Roundup: Latest Activist Shareholder Salvos

Jan 13 2006 | 8:43pm ET

Would You Like Some Fries With That Proposal?

William Ackman is again stirring up grease fires at McDonald's Corp., saying that next week he will reveal his revised proposal to split up the fast food franchise.

Ackman's hedge fund, Pershing Square, holds 4.9% of the fast food giant's shares of common stock. He threw the first bun in his battle with the burger giant in November when he called for the firm to spin off a 65% stake in its company-operated stores and to borrow $15 billion to repurchase shares in an effort to boost the company's stock price.

McDonald's board rejected Ackman's plans, saying they would negatively impact the firm's franchises. Ackman said he would revisit his ideas, taking management's concerns into consideration. His revised plans are reportedly more "franchise friendly" than the first ones, but they are still expected to get some store owners hot under the collar. 

New York Firm Files Charges, Calls For Heads

New York hedge fund firm Costa Brava Partnership III has gone beyond sending the usual angry shareholder letter to a company in which it holds a 16% stake. It is taking the company to court.

Costa Brava, which in late December sent a letter to Telos Corp. demanding resignations from two executives, has filed charges against the defense technology company, accusing the firm of misstating its financial records for almost a decade.

The hedge fund is calling for Chief Executive John Woods and Chief Financial Officer Michele Nakazawa to step down. Costa Brava would also like to see Telos restructured.

The well-known defense firm, which has recently won large government contacts, declined to comment on the matter, as did a spokesman at Costa Brava.

Investor Pressures Burger Joint to Cut The Fat

Wendy's International is continuing to follow the original timetable to spin off its coffee and doughnut franchise, Tim Hortons. Bob Bertini, a spokesman for Wendy's, said that media reports stating that the fast food company was speeding up the timetable following pressure from shareholders, were false.

Bertini said that assuming the IPO goes through as planned in March of this year, the spin off will occur 9-18 months after that date, which has been the plan all along.

Billionaire investor Nelson Peltz, who owns a 5.5% stake in the fast food giant, has been calling on Wendy's to shape up its act. Last month, Peltz wrote in an SEC filing that he would like to see Wendy's spin off some of its businesses and restructure. In the same filing, he wrote that he does not want to take over companies, rather, he prefers to spur them into action with threats of launching a proxy fight for seats on their boards, calling it "operational activism."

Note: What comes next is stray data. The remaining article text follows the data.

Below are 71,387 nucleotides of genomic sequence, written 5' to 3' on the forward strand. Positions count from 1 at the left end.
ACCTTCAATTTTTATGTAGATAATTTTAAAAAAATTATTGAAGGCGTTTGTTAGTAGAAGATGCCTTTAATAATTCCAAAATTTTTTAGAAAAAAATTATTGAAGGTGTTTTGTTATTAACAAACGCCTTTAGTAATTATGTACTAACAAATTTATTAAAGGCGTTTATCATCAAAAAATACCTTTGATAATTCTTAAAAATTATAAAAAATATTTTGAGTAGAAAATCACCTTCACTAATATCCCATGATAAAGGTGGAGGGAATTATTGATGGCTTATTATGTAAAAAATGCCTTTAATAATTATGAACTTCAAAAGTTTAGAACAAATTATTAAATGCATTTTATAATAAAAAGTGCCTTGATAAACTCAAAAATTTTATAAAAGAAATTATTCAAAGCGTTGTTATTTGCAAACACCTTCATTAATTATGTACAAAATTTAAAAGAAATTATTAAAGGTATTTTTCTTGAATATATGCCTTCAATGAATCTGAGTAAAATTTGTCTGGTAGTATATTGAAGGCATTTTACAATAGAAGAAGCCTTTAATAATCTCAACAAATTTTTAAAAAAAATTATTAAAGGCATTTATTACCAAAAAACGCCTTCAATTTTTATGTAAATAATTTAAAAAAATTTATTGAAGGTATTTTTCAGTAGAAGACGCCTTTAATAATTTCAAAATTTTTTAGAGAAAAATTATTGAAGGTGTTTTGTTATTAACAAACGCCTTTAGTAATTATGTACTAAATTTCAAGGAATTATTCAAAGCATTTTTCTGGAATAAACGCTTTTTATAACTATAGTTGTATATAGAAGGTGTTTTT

So, is pressure from Peltz behind Wendy's move to cut the caffeine? Judging by when Wendy's first laid out its plans for Tim Hortons, which was January 2005, the letter had little to do with the move. Yet, we will just have to wait and see how fast Wendy's moves to shake off Tim Hortons and shape itself up.

Highfields Sends Scathing Letter to Mellon

In late December, hedge fund Highfields Capital Management sent a scathing letter to the board of Mellon Financial, urging its chief executive to shake things up.

"Mellon has been unable to create value for its shareholders by dint of its being substantially engaged in both [processing and investment management]," wrote Richard Grubman, managing director of Highfields, in the letter. "Our priorities for Mellon are to restructure so as to capture the maximum amount of revenue and expense synergies in both its businesses," and to "get the best people to run both businesses."

A spokesman for Mellon dismissed the allegations. "The 12/22/05 letter they chose to post on PRNewswire contains inaccuracies, which Highfields has been providing directly to the media as well," a spokesman wrote in an email. "Mellon has been and remains committed to creating long-term value for all shareholders and we will continue to successfully execute on our strategy."

Bally's Fitness Told To Shape Itself Up

Hedge funds Pardus Capital Management and Liberation Investments are pressuring Bally Total Fitness Corp.'s CEO Paul Toback step down, and are also aiming to overhaul the company's board. The hedge funds reportedly oppose a multi-million dollar stock option package proposed by Bally's board. If approved by shareholders, the package would give 2.5 million shares to Toback and other Bally's executives. They would then be allowed to cash out of those shares when the company is sold.

Bally's is battling back. On Monday, the Chicago-based health club chain sent a letter to investors asking them to vote against the proposals from the hedge funds, which will be put forth for a vote on Jan. 26 at the annual shareholder meeting.

"It has become clear to Bally's board of directors and management that the sole agenda of these two hedge funds is to disrupt the board's strategic process in favor of their own narrow interests," the company wrote in the letter, which went on to say that management is implementing a successful turnaround plan.

Bally put itself up for sale last month and hired The Blackstone Group and J.P. Morgan to look for buyers.

Kerkorian Kicks GM's Tires

Kirk Kerkorian, who owns 7.9% of General Motors's shares, is aiming to give the giant automaker a badly needed tune-up.

Early this week Kerkorian urged GM to cut its dividends. And Kerkorian isn't alone, other shareholders and the company's unions are also pressing for dividends to be slashed in an effort to save the ailing automaker money.

If GM goes ahead with the move, bondholders will likely jump for joy, while shareholders, who have come to enjoy GM's large dividend payouts, will not be happy campers.


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